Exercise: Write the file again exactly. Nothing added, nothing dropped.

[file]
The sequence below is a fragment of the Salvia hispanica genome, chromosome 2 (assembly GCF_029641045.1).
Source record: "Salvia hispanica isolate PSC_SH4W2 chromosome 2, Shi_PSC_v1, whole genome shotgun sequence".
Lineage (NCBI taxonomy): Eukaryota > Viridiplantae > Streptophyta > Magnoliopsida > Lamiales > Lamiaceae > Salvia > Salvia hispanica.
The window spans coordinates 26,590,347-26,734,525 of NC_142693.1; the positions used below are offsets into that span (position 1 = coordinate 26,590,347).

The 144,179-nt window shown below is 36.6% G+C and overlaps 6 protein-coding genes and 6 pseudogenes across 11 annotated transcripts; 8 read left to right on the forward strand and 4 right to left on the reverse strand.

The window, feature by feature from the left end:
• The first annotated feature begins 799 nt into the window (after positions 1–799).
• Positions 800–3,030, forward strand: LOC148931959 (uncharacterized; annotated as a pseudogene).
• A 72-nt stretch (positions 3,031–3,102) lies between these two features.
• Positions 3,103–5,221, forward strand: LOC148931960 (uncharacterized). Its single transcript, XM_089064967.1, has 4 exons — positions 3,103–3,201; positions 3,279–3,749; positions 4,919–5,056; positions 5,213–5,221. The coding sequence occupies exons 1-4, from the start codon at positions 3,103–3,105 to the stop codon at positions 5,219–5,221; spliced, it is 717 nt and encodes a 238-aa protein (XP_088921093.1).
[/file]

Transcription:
The sequence below is a fragment of the Salvia hispanica genome, chromosome 2 (assembly GCF_029641045.1).
Source record: "Salvia hispanica isolate PSC_SH4W2 chromosome 2, Shi_PSC_v1, whole genome shotgun sequence".
Lineage (NCBI taxonomy): Eukaryota > Viridiplantae > Streptophyta > Magnoliopsida > Lamiales > Lamiaceae > Salvia > Salvia hispanica.
The window spans coordinates 26,590,347-26,734,525 of NC_142693.1; the positions used below are offsets into that span (position 1 = coordinate 26,590,347).

The 144,179-nt window shown below is 36.6% G+C and overlaps 6 protein-coding genes and 6 pseudogenes across 11 annotated transcripts; 8 read left to right on the forward strand and 4 right to left on the reverse strand.

The window, feature by feature from the left end:
• The first annotated feature begins 799 nt into the window (after positions 1–799).
• Positions 800–3,030, forward strand: LOC148931959 (uncharacterized; annotated as a pseudogene).
• A 72-nt stretch (positions 3,031–3,102) lies between these two features.
• Positions 3,103–5,221, forward strand: LOC148931960 (uncharacterized). Its single transcript, XM_089064967.1, has 4 exons — positions 3,103–3,201; positions 3,279–3,749; positions 4,919–5,056; positions 5,213–5,221. The coding sequence occupies exons 1-4, from the start codon at positions 3,103–3,105 to the stop codon at positions 5,219–5,221; spliced, it is 717 nt and encodes a 238-aa protein (XP_088921093.1).